i had one site completely deleted, so part of your services should involve automated backups and also automated notification of any file changes.

    a few years ago i had a site get hacked, it was backed up by my server but wasn’t discovered under 2 weeks later, the only backup they had was the backup of the hacked site !!! so i had to rebuild it, that was an expensive lesson.

    tim

    #1174019
    Jenny Spring
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    whitsey, post: 202263 wrote:
    I’m looking for some help and guidance on how to handle customer expectation in a small startup business. What I’m looking to understand is what is a reasonable expectation and how to handle the issues when they arise.

    I am hoping people who don’t understand my business can respond – I am looking for a well rounded view of how to handle customer expectation in general – not just when performing web hosting… I’m sure most of you have a website and would be interested to understand what your expectation would be.

    The scene – I provide web/email hosting for small businesses – 99/100 – I have built the website that they are hosting.

    The issue – websites continually get attacked or hacked which then creates issues with not only the hacked account but potentially other accounts, if the script does something that ends up blacklisting the server. They get hacked because there are people out there who are continually looking for loopholes to get inside websites and do damage.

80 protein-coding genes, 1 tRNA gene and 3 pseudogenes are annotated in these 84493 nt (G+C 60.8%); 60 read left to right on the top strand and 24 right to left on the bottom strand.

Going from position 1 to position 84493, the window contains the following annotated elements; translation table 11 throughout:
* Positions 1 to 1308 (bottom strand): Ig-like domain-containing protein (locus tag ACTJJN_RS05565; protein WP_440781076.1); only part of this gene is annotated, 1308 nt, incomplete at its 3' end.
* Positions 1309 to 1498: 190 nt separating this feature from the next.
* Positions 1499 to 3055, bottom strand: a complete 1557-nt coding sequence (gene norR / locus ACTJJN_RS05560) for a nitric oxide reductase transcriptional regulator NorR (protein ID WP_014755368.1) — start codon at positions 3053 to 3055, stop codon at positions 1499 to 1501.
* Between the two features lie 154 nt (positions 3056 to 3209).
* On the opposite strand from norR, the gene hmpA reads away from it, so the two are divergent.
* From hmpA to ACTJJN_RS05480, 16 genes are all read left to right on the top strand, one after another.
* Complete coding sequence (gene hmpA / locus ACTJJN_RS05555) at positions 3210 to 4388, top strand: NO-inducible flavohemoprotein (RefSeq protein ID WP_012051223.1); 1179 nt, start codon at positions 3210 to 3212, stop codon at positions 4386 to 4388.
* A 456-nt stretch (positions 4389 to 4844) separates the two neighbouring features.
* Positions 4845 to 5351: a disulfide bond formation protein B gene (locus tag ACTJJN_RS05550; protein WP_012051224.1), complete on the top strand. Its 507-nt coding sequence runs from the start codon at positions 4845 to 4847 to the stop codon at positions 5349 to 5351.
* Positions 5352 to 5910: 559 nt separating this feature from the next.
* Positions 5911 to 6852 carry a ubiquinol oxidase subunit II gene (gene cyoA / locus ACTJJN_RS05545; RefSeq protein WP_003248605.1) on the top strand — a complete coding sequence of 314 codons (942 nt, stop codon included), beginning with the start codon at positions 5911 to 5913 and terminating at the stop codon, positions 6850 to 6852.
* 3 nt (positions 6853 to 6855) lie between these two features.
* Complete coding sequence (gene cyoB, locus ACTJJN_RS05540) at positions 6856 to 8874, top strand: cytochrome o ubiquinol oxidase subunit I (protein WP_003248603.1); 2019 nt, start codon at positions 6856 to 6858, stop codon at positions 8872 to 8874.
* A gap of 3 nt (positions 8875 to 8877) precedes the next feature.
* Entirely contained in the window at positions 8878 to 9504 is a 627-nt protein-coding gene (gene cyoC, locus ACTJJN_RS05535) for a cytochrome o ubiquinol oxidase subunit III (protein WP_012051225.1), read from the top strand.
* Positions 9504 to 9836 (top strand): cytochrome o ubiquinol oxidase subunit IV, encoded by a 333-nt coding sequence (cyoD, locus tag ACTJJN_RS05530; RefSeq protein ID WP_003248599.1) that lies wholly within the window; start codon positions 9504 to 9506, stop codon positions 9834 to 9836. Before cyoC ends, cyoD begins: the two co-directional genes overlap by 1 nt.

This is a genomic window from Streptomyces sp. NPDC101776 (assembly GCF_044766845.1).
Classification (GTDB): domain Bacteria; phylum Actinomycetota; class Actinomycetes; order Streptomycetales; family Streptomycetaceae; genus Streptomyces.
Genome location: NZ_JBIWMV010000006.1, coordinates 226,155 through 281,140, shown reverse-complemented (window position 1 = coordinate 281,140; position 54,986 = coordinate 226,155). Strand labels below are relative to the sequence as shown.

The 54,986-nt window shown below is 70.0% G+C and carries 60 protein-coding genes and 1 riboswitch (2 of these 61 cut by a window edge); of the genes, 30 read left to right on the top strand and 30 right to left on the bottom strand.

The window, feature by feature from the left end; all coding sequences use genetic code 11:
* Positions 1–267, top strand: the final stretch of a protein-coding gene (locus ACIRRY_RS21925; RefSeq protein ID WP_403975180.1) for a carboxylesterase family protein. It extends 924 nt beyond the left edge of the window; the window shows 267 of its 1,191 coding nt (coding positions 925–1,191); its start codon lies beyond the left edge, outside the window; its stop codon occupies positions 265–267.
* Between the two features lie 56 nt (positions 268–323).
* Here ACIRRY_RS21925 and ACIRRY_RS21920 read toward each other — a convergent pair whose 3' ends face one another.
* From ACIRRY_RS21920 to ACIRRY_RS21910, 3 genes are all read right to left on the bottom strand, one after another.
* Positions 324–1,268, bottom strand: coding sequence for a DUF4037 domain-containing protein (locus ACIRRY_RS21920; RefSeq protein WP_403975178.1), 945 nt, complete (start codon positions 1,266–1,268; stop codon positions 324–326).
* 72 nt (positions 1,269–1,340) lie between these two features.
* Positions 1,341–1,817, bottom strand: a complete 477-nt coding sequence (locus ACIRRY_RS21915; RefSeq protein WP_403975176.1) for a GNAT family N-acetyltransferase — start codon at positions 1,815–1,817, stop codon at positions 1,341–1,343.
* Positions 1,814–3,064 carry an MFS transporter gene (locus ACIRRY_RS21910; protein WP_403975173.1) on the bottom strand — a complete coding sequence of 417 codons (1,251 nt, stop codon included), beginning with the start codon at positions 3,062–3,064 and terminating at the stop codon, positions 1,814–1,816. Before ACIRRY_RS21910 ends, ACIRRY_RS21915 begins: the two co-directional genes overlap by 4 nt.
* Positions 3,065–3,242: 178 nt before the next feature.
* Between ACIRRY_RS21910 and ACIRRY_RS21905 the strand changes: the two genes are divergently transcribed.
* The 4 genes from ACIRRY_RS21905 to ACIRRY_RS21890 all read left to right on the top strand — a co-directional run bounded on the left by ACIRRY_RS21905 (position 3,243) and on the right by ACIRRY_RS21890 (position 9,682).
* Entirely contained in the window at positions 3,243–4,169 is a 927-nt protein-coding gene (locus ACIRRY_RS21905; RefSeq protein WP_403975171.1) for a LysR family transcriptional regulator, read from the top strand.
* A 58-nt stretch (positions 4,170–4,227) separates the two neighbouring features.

The problem – I generally get alerted to the problem and can’t let it lie because of the potential damage it may do to other customers, so I will either go and secure the website or just delete the file… This is becoming a regular weekly occurrence and is starting to eat into my productivity

    My thoughts – I provide a hosting service – most other hosts, from experience, will simply notify the account owner advising that a script has been found and to contact their web developer to fix it… problem is, I am also their web developer – so they come to me for everything – If I were to say – you’ve been hacked – contact your web developer, they’re just going to say – “that’s you” …

    My thoughts on how to proceed – looking for feedback and suggestions:

    – Identify the issue
    – Send an email alerting the customer advising
    — The file has been disabled
    — It needs to be fixed
    — If you would like it fixed, we offer a service … blah, blah, blah…

    Moving forward, I’d first suggest that after you have completed handover of the website, you make it clear about your role and future expectations. I think the biggest problem is that most people don’t know who holds the responsibility. If their site gets hacked, they want it fixed, but they don’t know why or who hacked it, and whether there was an underlying problem that maybe have been caused by the web developer or the host.

    This is simply a lack of knowledge of their part.

    I’d suggest you:

    1. are clear about your hand-over terms and completion
    2. are clear about taking on hosted clients and what happens on a regular basis (i.e. hacking).
    3. send them regular emails to let them know of major hacking alerts and that they might hire you to boost their site security (this way they realise there is a cost involved).

    Hope this helps.

    Jenny

    #1174020
    whitsey